To effectively leverage federal infrastructure dollars—and achieve successful builds—governors recognize ever more efficiency is needed across multiple, complex systems. Their appointed infrastructure coordinators are taking on mission critical work in states across the country.
Competing for $550 Billion
That’s the amount of new infrastructure spending anticipated to occur over the next decade based on the Infrastructure Investment and Jobs Act (IIJA) According to the National Governor’s Association, about 25 states have now appointed coordinators to oversee implementation of regional IIJA projects. By emphasizing interagency collaboration on funding and projects, governors are aiming for “transformational infrastructure investments” throughout their regions. Importantly, as Construction Dive reports, the appointed coordinators will play a key role in coordinating state and local efforts to successfully apply for and implement projects funded from the federal commitment of $550 billion.
According to McKinsey, over 85% of that funding “will go to state and local agencies via project grants”—which means that state infrastructure coordinators are really wearing the hat of “impact officer in chief.” As funding from the Bipartisan Infrastructure Law (BIL) becomes available, infrastructure coordinators will be called upon to:
Define infrastructure projects and programs across multiple sectors and agencies in ways that directly address objectives for critical equity, the environment, clean-energy transitions, and economic development. Moreover, officials will likely need to navigate a complex set of approvals and stakeholders to deliver new builds and upgrades, all while integrating innovative technologies and managing cost with strained supply chains and the new Buy America requirements.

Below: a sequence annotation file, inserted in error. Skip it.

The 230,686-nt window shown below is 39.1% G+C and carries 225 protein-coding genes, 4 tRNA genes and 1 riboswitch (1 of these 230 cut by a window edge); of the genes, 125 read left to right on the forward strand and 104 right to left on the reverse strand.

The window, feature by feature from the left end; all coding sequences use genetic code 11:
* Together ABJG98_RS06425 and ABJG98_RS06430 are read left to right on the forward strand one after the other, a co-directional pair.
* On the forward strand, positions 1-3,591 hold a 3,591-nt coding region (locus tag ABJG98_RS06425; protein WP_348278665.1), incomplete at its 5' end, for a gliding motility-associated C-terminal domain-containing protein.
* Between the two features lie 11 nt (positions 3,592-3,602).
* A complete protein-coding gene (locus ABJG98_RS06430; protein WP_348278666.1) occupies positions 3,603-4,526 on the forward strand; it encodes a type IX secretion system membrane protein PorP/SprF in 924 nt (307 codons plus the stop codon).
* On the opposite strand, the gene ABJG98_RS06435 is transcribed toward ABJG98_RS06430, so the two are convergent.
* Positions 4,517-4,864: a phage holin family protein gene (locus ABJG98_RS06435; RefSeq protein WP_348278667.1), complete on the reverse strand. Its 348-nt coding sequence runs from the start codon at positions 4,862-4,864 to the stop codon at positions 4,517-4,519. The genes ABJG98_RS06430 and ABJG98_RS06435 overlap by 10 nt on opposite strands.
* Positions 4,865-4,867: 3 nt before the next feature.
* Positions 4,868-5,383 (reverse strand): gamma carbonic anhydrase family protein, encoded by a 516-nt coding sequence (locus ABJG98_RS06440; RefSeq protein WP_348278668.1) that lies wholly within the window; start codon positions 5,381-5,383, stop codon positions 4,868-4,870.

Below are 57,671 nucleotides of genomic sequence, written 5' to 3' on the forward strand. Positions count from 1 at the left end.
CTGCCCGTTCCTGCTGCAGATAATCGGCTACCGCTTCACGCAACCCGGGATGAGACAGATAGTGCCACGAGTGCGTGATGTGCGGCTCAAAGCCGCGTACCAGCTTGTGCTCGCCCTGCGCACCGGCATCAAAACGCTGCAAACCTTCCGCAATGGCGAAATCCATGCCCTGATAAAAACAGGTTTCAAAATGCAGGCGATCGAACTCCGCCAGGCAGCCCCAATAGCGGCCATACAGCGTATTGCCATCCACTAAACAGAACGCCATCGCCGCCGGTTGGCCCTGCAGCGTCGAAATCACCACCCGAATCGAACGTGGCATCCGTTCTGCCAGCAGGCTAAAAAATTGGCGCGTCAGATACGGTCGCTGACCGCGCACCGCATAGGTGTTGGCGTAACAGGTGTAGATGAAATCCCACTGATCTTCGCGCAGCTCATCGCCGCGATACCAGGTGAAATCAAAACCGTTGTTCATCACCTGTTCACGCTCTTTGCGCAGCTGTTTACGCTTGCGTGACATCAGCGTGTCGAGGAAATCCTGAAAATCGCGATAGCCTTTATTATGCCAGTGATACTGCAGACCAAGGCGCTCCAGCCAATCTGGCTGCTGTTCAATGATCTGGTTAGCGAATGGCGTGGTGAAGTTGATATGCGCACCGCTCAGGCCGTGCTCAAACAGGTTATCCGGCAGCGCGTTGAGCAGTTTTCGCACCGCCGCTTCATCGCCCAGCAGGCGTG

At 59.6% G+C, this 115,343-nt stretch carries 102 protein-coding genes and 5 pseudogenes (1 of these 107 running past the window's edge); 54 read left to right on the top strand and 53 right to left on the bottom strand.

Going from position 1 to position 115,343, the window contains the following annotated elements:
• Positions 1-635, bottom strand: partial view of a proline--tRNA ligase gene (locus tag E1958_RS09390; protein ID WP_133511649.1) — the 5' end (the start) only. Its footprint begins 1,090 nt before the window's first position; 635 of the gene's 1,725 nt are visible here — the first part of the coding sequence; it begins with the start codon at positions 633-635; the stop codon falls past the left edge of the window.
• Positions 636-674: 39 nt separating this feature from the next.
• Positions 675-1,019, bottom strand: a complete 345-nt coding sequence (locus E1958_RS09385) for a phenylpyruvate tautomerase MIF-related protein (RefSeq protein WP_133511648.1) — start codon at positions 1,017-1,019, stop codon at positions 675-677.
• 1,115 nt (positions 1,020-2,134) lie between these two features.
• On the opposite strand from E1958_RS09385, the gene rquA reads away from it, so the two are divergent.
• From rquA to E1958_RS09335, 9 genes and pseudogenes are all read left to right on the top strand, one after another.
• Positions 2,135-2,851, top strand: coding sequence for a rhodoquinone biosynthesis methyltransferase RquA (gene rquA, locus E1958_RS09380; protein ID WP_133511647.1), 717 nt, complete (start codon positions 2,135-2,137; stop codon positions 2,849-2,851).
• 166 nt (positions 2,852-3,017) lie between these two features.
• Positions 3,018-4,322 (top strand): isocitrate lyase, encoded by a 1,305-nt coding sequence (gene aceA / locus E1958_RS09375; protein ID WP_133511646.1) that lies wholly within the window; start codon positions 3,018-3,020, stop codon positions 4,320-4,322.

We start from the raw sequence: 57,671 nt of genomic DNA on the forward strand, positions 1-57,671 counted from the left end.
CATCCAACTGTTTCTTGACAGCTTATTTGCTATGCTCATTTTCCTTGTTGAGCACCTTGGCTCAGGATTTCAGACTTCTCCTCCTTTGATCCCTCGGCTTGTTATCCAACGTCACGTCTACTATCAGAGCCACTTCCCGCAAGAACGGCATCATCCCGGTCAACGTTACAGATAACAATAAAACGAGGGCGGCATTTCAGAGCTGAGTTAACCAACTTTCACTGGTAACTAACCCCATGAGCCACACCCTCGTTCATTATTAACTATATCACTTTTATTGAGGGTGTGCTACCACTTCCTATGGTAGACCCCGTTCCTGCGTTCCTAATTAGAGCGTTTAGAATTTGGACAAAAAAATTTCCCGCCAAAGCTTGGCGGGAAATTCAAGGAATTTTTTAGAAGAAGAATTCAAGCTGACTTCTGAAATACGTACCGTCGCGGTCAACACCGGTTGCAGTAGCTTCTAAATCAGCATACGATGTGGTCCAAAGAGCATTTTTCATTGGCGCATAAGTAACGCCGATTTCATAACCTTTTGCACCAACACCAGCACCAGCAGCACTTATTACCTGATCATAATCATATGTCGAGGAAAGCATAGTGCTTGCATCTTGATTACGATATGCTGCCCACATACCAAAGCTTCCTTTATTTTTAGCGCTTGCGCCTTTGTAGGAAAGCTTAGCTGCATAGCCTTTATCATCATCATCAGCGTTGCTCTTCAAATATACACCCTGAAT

Recently, the National Governor’s Association (NGA) hosted an Infrastructure Implementation Workshop which brought coordinators from across the country together with leaders of federal agencies for guidance on leveraging the IIJA funding. McKinsey reports “About 60% of the federal grants will be distributed through formulas based on attributes such as a state’s population size or its miles of road. The remaining 40% will be in the form of competitive grants, loans and federal programs.”
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Speedy, energy efficient transit is high on the radar for cities and states across the country—and repeating the errors of the past is a big no. For next gen transit projects to succeed, they must overcome the massive delays and cost overruns that have previously plagued rail and tunnel projects across the country. Having studied up on the past challenges, UC Berkeley researchers offer these recommendations as reported by Construction Dive:
- Fund local transportation agencies so they can staff up and plan ahead more.
- For project leaders: build more time and cost contingency into estimates to account for potential design challenges and other issues. Also factor site-specific challenges into route design prior to setting time and cost estimates.
- Maintain project scope, and avoid adding significant, non-essential elements after the design stage.
- Break up the work into smaller contracts to increase flexibility, instead of one sprawling agreement. The Los Angeles Purple Line project was built on-time and on-budget with this method.
- Use a construction-manager-at-risk procurement method so builders can provide input on the design, like the successful Mid-Coast Corridor Trolley project used in San Diego.
- Consider advance utility relocation contracts to expedite utility-related work in tunneled areas and around stations.
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